Tripod heads are generally divided into two types: pan-tilt and ball-socket. Pan-tilt heads enable movement along three axes and are very useful for panning with moving subjects. Ball-socket heads manouvre around a sphere, providing total freedom in all directions. Both options lock firmly into place once you have found the desired position for a given shot.
Monopods provide support with a single leg/column (foldable just like tripod legs), which the camera can be attached to directly or with a tripod head. They do not allow you to walk away from the camera and prepare the shot, for obvious reasons, but are a useful form of partial support.
In the absence of something to lean against, or prop the camera up against, when shooting at slower shutter speeds, monopods are very useful. They also have the advantage of being more portable than tripods.
Gorillapods and beanbags:
If you want support for a compact camera, but do not want to go to the trouble of using a normal tripod, there are some good alternatives. Gorillapods a mini tripods with bendable legs that hook around any nearby object, supporting the camera very solidly. Beanbags (which can also be used to support DSLR's) purposefully designed for camera support are also a good portable, cheap and effective option.
Filters might seem like the sort of thing that digital post-production has made obsolete. In many cases this is true, but there are still three or four filters that provide benefits that cannot be replicated in processing software.
Filters are available as 'screw-in' or 'slot-in'. The former attach directly to the lens, which can be a problem because lens sizes vary, meaning you may need several of the same kind for different lenses. Slot-in filters are square and eliminate this problem, because they make use of a holder that fits all lenses, and slot into it. Cokin filters are a good place to start using the slot-in system, whilst Lee filters are favoured by the pro's.
Neutral Density (ND):
Neutral density filters reduce the amount of light entering the lens, without impacting the colours of the resulting image. The extent to which ND filters reduce the brightness of light is measured in stops. With slot-in Cokin or Lee ND filters, you can layer up several of them to reduce brightness ubstantially.
Why would you use ND filters? So that you can reduce shutter speed to capture motion blur during daytime, and still end up with a correctly exposed shot. Popular subjects for this technique are waterfalls and coastal landscapes.
ND Graduated Filters:
ND grad filters are the same as ND filters, but only the top half reduces brightness, whilst the bottom half is clear. The purpose of this is to deal with scenes that vary wildly in brightness between the top and the bottom section.
A classic example is the sunrise/sunset landscape, with a very bright sky and dark foreground. ND grad filters allow you capture a bright foreground, without burning out the sky. The subtelty of the transition from dark to clear on an ND grad filter is quite impressive, and there are 'hard'/'soft' variants that determine this.
Polarizing filters have the effect of deepening, or saturating, colours, especially blue skies. They reduce or eliminate reflections, which means that colours appear stronger. Polarizing filters are a real asset when photographing water, because they reduce reflections, bringing through colours and capturing things beneath the surface.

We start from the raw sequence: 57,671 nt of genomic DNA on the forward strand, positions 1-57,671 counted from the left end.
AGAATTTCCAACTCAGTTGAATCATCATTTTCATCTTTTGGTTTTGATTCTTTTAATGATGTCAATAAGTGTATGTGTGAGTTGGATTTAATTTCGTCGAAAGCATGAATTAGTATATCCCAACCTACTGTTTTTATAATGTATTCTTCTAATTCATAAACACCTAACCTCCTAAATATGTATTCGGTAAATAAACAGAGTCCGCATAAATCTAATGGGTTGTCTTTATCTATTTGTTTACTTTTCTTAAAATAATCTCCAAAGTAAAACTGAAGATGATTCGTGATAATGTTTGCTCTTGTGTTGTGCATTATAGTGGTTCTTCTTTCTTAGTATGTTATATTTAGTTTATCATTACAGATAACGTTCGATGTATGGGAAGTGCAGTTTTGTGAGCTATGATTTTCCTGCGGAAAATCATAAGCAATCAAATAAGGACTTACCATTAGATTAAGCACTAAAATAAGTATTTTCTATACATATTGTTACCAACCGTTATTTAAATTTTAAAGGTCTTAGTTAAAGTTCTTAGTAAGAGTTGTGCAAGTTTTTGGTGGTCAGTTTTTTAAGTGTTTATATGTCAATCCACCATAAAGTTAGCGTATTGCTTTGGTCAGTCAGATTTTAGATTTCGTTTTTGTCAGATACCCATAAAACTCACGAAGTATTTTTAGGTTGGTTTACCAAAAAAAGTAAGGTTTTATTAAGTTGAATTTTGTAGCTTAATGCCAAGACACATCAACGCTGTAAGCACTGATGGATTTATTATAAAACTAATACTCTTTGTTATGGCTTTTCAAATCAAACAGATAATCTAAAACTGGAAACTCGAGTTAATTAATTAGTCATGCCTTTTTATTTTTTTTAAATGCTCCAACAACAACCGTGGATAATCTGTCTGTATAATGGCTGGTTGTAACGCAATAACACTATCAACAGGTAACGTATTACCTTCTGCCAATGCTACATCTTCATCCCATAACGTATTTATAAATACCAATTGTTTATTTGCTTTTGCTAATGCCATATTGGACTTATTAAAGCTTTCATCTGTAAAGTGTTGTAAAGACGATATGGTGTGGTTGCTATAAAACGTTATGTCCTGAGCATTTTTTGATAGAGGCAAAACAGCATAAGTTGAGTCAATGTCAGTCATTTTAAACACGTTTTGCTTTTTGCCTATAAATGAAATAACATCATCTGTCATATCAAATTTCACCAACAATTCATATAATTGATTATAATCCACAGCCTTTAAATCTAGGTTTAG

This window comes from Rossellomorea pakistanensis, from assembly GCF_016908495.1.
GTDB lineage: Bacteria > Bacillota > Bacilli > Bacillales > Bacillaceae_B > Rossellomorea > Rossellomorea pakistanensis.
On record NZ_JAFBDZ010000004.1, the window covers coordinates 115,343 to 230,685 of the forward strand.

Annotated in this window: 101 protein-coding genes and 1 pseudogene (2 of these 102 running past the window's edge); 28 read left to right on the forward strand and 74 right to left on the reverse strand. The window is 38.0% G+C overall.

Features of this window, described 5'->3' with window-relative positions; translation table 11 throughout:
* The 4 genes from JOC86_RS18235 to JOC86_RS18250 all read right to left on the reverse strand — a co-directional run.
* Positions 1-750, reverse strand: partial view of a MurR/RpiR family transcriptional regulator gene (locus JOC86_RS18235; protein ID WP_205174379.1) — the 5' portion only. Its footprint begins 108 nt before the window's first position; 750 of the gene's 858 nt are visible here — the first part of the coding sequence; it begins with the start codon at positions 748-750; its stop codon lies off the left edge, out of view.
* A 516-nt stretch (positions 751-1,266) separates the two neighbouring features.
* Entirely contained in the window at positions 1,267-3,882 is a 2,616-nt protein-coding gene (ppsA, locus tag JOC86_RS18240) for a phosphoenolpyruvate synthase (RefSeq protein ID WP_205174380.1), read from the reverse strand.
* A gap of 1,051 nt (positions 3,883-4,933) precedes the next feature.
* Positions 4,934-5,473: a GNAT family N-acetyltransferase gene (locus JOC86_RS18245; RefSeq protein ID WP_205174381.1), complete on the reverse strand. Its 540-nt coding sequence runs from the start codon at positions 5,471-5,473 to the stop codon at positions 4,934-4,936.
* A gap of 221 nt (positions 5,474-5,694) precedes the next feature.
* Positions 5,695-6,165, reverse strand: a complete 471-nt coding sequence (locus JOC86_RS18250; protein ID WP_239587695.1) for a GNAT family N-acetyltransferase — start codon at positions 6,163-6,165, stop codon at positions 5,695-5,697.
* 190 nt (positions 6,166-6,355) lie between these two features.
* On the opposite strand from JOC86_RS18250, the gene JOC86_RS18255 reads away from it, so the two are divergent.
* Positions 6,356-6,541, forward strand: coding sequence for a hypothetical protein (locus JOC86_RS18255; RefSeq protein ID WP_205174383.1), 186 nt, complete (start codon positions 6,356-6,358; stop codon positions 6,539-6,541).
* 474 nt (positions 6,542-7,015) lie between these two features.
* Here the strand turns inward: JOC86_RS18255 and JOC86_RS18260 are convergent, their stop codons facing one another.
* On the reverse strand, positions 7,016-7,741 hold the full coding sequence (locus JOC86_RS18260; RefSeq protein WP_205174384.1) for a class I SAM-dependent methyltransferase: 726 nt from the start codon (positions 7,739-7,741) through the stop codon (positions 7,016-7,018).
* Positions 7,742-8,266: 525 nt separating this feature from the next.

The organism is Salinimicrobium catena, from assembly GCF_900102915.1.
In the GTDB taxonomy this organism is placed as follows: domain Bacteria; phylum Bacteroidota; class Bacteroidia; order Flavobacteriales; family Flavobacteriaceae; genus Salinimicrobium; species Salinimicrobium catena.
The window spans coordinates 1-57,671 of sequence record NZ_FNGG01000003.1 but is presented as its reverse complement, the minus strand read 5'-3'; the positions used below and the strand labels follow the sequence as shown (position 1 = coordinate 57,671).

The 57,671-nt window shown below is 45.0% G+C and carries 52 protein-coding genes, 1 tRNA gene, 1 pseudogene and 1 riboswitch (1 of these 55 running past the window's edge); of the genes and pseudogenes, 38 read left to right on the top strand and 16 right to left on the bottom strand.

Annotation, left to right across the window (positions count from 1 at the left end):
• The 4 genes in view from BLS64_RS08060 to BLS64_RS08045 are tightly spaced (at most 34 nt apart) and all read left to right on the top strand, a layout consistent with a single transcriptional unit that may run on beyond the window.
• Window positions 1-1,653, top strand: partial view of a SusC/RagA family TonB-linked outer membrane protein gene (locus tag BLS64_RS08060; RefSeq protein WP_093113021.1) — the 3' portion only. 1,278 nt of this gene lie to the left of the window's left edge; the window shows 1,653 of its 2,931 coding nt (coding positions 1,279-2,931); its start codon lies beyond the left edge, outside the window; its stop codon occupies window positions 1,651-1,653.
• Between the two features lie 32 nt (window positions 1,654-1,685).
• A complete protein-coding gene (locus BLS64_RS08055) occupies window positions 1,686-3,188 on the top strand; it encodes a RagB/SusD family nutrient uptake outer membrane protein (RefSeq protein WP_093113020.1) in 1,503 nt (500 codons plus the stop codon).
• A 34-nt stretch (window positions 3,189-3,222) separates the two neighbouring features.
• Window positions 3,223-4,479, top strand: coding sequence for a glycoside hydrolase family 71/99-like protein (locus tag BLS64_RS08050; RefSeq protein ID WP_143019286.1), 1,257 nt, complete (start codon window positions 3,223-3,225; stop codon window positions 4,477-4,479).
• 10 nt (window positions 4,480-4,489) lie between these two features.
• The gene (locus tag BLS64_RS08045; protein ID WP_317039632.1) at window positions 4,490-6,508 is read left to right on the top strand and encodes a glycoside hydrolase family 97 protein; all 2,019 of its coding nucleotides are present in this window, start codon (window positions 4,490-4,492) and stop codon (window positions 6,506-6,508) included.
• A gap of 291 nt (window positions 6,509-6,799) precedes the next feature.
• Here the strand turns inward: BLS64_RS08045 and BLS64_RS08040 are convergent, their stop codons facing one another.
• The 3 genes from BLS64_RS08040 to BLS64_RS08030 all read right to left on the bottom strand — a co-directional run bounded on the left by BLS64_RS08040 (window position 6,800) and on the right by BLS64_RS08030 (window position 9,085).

Be aware, though, that shooting at right angles to the sun is the best way to cut out reflections. If you are shooting directly towards the sun, or with the sun straight behind you, a polarizer will have substantially less effect. Also be aware that polarizing filters reduce brightness by 2 stops, effectively doubling as a 2 stop ND filter.
UV filters reduce the murky haze thant can sometimes result from UV light. The result is clearer images with better contrast, in some conditions. Some photographers advocate using screw-in UV filters all of the time, simply as a way of protecting the lens. In most situations their ostensible purpose is not required, so they can work as a handy protective layer. This is a matter of personal choice.
It's important to use a purpose designed, protective camera bag for your equipment. But often having just one isn't enough to cover the various needs of photo walks, casual shooting, travelling etc. So here is a brief primer on the main types available.
Shoulder bags have a single padded strap that goes over one shoulder. Their major advantage is quick access when shooting. It's very easy to switch lenses, without having to remove the bag and take up unnecessary time.
On the downside, it's not possible to carry a DSLR plus two or three lenses, all supported on one shoulder, for very long. Also, some versions have a weak spot in the padding on the top flap, making the top of the bag a bit vulnerable.
Backpacks have space for a substantial amount of gear and also usually have additional compartments. In my Lowepro Fastpack backpack I can store a DSLR with lens attached, plus 3 spare lenses, spare batteries and memory cards, a Macbook Pro computer, a remote release device, Cokin filters and some food and drink.
Backpacks are ideal for travelling with or for taking on long photo walks. The weight is comfortably distributed over two shoulders and the padding is robust all around. Many backpacks also have a dedicated external attachment for a tripod.
So called Slingshot bags are a backpack style, but with a single strap that slings diagonally over one shoulder. They enable fast access whilst shooting and also contain room for more kit than the average shoulder bag.
Although the weight is well distrubuted, the single shoulder strap can make long shoots difficult with this kind of bag.
Modular Items and Beltpacks:
There are a range of smaller storage options available, such as vests, pouches and belts. These are primarily designed to assist pro photographers who benefit from quick access to lots of equipment during a shoot. But there are also options available for compact camera users who just need a very small bag/belt/pouch.
|All images courtesy of Amazon.com|
I hope you found this article a useful overview of the basic items of gear that photographers use. You can now begin exploring certain items in more depth and work out what kit is going to be right for you. Please feel free to leave your thought on the artilce in the comments. For more information on the basics of digital photography, check out the Digital Photography Basics and Photography Equipment sections.